Role players who feature for perennial contenders often do not receive their just due. Our obsession with superstars has conditioned us to think of these players as mere passengers who were launched to the promised land by the “big names”. Wesley Brown is one amongst many Red Devils from their era of dominance who might be forgotten a little too prematurely. It would not matter to him since 5 League titles, a couple of Champions Leagues, and a slew of domestic cups should be comforting. A deep dive into his time at Manchester United would suggest that his influence on all those titles were far greater than that of what you would expect from a serviceable backup defender.
Despite multiple unfortunate injuries, he spent 14 glorious years with the Manchester United senior team, of which he was a significant piece in their astute defense for at least 10 of them. Having taken up football due to his shortcomings in Shotokan Karate, Wes Brown has lived up to the hype of being a two-time Jimmy Murphy award (Young player of the year)- only the second United youth product to do so since Ryan Giggs.
Wes Brown got his first runout in a dead rubber league game after Arsenal secured the title in 1998. He made an impact on Sir Alex Ferguson sufficient to give him his first full season the very next campaign to play second fiddle to Jaap Stam and Ronny Johnsen. This season was momentous as he witnessed the pinnacle of club football instantly with Manchester United conquering the holy treble in 98/99. He must have backed himself to build on that success, but a devastating injury forced him out of the entirety of the next season. Typically, it is highly unlikely for a young player to return from a serious injury and hit the ground running. Brown did not just do that, but shattered the glass ceiling in the 00/01 season, forming a menacing center-half partnership with Jaap Stam making them the stingiest defense of the season and picking up another league title. His consistent performances did not go unnoticed as Brown was named into the PFA Team of the Year beating out the likes of Tony Adams, Martin Keown, and Jamie Carragher.
Brown remained consistent in the oncoming years but could not cement himself as a mainstay in the starting XI due to a combination of inopportune injuries and the continuous influx of world-class talent which included the likes of Stam, Silvestre, Blanc, Ferdinand, and Vidic. In spite of this, Brown was able to hold his own whenever asked to deputize for the big names and even began to feature as a right-back with increasing regularity, such was his defensive soundness. This only went to reaffirm the proclamation by Sir Alex Ferguson that Brown was the most talented out-and-out defender in their squad.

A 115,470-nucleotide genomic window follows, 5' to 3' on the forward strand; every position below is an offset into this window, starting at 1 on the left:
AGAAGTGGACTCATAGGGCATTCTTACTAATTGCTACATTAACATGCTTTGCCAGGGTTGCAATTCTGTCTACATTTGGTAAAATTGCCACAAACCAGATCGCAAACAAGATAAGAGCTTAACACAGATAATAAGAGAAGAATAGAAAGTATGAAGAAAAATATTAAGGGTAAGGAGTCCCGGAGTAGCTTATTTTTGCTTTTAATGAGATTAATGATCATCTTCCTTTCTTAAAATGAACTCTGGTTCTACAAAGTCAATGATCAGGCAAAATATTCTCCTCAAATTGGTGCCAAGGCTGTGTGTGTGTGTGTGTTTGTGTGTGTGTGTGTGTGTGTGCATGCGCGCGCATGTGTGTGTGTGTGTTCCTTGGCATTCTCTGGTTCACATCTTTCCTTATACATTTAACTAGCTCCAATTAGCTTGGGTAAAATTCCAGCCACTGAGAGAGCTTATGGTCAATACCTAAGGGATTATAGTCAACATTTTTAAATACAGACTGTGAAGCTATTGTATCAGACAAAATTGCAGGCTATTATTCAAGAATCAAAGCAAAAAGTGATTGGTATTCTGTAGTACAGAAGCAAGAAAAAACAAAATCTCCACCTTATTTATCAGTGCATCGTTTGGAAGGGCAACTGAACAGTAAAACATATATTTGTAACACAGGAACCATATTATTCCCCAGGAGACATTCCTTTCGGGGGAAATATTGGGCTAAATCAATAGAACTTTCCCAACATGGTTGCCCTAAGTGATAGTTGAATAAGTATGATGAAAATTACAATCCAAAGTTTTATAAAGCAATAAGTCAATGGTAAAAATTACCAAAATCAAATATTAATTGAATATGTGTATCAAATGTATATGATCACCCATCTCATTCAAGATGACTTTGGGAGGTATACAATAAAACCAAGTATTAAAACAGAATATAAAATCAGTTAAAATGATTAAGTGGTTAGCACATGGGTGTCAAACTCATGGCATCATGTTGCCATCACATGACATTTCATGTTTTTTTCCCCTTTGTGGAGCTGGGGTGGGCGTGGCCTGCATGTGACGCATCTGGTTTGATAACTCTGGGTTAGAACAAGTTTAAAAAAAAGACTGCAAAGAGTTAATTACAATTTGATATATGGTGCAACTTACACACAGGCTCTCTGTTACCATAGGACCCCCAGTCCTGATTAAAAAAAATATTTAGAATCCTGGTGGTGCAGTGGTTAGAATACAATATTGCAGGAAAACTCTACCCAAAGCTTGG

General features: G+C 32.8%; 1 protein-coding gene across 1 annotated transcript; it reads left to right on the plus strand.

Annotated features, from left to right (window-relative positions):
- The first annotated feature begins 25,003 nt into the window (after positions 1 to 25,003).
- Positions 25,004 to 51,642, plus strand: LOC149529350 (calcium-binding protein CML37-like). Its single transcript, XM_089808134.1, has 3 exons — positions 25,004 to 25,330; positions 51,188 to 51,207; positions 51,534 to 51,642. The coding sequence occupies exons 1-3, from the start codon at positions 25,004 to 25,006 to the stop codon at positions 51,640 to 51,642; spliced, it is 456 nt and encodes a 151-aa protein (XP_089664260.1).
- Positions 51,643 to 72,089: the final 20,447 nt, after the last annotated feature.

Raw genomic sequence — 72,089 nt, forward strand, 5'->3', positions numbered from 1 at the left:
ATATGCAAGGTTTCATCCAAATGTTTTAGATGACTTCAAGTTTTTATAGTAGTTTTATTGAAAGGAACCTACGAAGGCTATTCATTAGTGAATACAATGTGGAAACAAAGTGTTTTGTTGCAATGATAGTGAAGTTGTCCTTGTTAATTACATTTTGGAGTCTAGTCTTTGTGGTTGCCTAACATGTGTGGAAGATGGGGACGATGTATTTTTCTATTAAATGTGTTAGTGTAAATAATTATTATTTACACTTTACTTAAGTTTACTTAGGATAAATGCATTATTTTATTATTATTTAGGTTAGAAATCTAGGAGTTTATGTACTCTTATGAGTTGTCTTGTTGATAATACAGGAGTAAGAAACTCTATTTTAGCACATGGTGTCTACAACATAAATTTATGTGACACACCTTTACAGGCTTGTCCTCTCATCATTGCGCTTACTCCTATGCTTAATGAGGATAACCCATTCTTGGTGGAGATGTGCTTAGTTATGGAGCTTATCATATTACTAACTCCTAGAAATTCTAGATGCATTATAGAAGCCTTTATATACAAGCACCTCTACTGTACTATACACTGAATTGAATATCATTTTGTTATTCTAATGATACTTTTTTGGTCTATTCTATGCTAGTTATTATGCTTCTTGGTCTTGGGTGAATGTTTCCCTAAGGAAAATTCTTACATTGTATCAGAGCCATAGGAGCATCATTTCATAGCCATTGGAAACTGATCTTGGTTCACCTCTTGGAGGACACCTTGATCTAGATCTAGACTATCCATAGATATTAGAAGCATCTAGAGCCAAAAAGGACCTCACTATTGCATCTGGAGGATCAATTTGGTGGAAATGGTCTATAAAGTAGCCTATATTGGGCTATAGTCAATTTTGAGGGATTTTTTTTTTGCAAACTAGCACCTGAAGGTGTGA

Brown’s flexibility was an invaluable asset to SAF having used him as both a left and right-sided center-back and also as a right-back according to the situation that the team found themselves in. His ability to seamlessly adapt was a necessity for the team due to the fact that both Ferdinand and Vidic were prone to recurring minor injuries that kept them out for short periods of the season. Brown was not nearly as talented as either of them but he would slot in to do his job with supreme efficiency to become a crucial part of the team’s success in the 2000s. By the 07/08 season, he made the right-back spot his own starting nearly 50 games that year as Manchester United went on to conquer yet another Champions League and Premier League title. Wes Brown made his stamp on the Champions League final against Chelsea, delivering the assist for their only goal of the night.
Injuries and the emergence of young players such as Rafael and Smalling meant that his time at Manchester United was coming to a close. Brown did go on to have a decent run at Sunderland before having brief stints with Blackburn Rovers and Kerala Blasters as father time had finally caught up with the once starry-eyed 16-year-old who went pro. Years after retirement, when asked of his best attribute, Wes Brown had a simple answer – defending. His greatest pleasures came from making tackles, smashing clearances, and winning aerial duels. He was part of the best defense of the league three times, averaging 27 starts in those seasons. To put this in context, the likes of Ferdinand and Vidic have also featured in the best defense 3 times apiece, averaging 28.67 and 29.67 starts respectively. This does not indicate that Brown belongs in the same tier as Ferdinand or Vidic but shows that his relevance to the golden era of Manchester United is grossly understated.
Wes Brown has always been a consummate professional throughout his time as a Red Devil, constantly fighting through adversity with unnerving reliability and flexibility. Yes, he amassed a ton of silverware by virtue of playing for Manchester United in its glory days but for him to perform at the highest level for as long as he did, Wes Brown was more than just a mere passenger.
Written by Pavan Pillai | Feature Image by Clive Brunskill /Allsport
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